GENEVA (Reuters) - A flawless vivid blue diamond weighing 7.03 carats sold Tuesday for a record 10.5 million Swiss francs ($9.49 million), the highest price paid per carat for any gemstone at auction, Sotheby’s said.
The rectangular-shaped blue stone, the rarest to enter the international market this year, went to an anonymous buyer bidding by telephone after hectic bidding see-sawed between two callers for 15 minutes.
It was the centrepiece of its semi-annual sale in Geneva, conducted by David Bennett, chairman of Sotheby’s jewelry department in Europe and the Middle East, who said the results showed the market’s resilience despite the economic downturn.
“This is already a new world record price for a fancy vivid blue diamond and a new world record per carat for any gemstone (at auction),” Bennett told reporters.
“It is fantastic in this market and shows that these rare things are very much in demand,” he said.
The final price includes a commission paid by the buyer to the auction house. The stone sets a record price per carat for any gemstone sold at auction of $1,349,752, Sotheby’s said.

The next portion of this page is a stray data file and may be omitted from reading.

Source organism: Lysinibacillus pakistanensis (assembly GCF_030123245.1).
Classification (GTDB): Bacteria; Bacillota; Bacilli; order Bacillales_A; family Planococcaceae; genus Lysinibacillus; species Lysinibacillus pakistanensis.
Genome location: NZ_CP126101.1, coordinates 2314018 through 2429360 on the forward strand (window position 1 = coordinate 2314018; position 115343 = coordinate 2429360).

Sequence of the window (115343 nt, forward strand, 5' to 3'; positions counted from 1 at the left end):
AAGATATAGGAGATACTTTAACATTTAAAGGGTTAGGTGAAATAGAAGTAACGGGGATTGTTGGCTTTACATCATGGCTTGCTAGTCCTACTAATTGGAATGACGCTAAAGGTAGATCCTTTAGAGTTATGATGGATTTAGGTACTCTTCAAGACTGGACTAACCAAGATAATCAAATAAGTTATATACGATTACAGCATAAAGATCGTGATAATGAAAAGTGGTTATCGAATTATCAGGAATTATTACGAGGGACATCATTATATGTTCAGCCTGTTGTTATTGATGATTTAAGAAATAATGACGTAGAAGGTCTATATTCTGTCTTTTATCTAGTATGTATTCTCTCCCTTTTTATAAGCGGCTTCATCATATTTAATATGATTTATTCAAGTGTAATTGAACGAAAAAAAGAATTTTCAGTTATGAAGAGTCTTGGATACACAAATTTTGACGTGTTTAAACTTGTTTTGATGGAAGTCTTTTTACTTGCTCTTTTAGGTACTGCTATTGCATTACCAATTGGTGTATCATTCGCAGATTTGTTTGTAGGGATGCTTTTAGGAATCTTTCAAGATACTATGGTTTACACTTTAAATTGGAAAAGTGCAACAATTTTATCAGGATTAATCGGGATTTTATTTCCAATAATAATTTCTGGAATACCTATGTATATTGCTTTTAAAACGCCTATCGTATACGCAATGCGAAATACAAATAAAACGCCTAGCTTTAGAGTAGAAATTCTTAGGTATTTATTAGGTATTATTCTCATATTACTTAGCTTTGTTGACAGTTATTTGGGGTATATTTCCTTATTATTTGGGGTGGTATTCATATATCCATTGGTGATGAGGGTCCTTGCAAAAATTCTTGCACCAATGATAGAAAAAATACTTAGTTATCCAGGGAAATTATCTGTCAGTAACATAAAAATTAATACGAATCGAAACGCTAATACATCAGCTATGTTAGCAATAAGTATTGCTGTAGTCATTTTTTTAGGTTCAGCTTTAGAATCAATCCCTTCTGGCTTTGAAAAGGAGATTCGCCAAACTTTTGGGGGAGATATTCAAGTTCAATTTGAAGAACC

The previous record price for a fancy vivid blue diamond was $7.9 million, including commission, for a stone weighing 6.04 carats at sale in Hong Kong in October 2007, also by Sotheby’s.
The new owner will have the right to name the stone, which is mounted in a platinum ring. The pre-sale catalog estimate was 6.8 million to 10 million francs, excluding commission. The hammer price excluding commission was 9.3 million francs.
It was put up for sale by London-listed Petra Diamonds, which extracted it last year from the historic Cullinan mine in South Africa, the world’s most regular supplier of blue diamonds of size and quality. Blue are the rarest of the diamond family after reds.
“To have a stone mined last year and cut the early part of this year so it is absolutely virgin coming straight from the mine has never happened before,” Bennett said. “This is one of the extremely rare substances in our universe.”
The sale fetched a total of 39.5 million swiss francs ($35.7 million) for 266 lots which found new owners, while another 80 pieces were stranded on the block.
“In this general economic environment to see $35 million worth sold in a session shows a lot about the resilience of fine jewels no matter what the climate,” Bennett said.
Fresh stones to the market, including coloured diamonds, fetched good prices, the Briton said.
Editing by Jonathan Lynn and Jon Boyle